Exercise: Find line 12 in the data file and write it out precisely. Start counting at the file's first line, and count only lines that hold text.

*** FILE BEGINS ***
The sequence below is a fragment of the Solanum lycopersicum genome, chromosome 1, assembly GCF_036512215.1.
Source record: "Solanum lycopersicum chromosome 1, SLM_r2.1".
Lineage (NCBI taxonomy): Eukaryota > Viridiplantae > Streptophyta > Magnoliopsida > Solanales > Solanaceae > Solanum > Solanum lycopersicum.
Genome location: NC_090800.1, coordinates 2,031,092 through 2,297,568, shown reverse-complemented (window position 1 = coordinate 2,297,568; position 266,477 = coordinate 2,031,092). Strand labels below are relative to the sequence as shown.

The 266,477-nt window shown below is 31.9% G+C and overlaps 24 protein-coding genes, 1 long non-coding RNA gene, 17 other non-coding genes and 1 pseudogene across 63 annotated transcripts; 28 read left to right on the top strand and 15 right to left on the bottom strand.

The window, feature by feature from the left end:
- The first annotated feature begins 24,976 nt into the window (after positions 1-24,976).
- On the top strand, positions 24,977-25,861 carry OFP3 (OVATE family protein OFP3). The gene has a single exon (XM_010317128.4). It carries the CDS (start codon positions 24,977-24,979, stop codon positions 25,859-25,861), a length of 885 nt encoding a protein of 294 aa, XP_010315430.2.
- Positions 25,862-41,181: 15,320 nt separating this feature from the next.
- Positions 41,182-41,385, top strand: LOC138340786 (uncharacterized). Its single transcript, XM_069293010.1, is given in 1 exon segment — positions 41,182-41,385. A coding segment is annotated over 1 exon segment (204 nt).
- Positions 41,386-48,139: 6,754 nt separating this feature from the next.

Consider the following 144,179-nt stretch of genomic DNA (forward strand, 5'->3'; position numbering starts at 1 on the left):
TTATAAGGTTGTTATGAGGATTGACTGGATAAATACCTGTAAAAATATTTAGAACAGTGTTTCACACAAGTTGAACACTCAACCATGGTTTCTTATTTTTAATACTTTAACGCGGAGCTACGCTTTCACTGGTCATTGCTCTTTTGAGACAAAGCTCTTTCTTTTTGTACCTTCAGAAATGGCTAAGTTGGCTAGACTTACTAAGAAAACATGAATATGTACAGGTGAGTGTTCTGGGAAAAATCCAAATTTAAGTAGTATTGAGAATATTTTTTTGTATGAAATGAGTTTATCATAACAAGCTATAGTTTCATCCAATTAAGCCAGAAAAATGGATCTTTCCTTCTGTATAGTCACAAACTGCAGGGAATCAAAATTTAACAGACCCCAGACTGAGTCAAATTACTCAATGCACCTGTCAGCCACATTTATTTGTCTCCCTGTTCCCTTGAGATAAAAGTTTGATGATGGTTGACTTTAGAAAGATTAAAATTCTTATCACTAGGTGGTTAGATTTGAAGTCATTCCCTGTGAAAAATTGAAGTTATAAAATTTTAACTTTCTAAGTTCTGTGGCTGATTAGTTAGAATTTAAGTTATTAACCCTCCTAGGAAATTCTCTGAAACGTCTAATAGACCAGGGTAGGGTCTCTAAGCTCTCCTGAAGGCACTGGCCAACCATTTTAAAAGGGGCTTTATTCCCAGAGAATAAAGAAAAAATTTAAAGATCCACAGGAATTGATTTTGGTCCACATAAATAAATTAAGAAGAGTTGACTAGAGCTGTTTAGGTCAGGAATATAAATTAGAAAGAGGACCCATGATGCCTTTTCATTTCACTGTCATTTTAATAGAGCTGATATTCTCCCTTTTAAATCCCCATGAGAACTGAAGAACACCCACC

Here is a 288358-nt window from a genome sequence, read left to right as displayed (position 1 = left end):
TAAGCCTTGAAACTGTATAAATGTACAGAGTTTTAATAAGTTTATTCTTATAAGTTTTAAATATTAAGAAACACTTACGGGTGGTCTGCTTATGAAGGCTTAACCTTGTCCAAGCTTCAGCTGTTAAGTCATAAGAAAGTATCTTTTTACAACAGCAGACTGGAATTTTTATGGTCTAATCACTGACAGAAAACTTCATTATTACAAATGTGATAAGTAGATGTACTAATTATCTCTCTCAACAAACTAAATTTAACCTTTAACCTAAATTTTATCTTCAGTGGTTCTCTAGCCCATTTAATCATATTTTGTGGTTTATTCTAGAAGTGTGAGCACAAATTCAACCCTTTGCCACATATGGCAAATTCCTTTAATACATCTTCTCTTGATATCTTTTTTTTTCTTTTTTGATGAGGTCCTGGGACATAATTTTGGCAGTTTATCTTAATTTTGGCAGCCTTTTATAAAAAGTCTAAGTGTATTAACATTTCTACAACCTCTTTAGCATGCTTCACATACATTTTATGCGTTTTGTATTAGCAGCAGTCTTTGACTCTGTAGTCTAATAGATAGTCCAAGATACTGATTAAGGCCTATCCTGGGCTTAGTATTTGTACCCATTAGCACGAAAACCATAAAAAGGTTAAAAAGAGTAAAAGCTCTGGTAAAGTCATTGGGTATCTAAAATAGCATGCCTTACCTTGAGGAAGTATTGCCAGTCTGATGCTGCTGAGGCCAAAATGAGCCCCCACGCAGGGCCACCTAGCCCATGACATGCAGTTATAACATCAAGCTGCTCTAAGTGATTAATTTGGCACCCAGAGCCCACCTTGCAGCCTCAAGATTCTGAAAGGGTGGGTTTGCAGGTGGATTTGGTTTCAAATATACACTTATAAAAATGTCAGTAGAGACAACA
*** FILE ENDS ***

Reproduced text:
Consider the following 144,179-nt stretch of genomic DNA (forward strand, 5'->3'; position numbering starts at 1 on the left):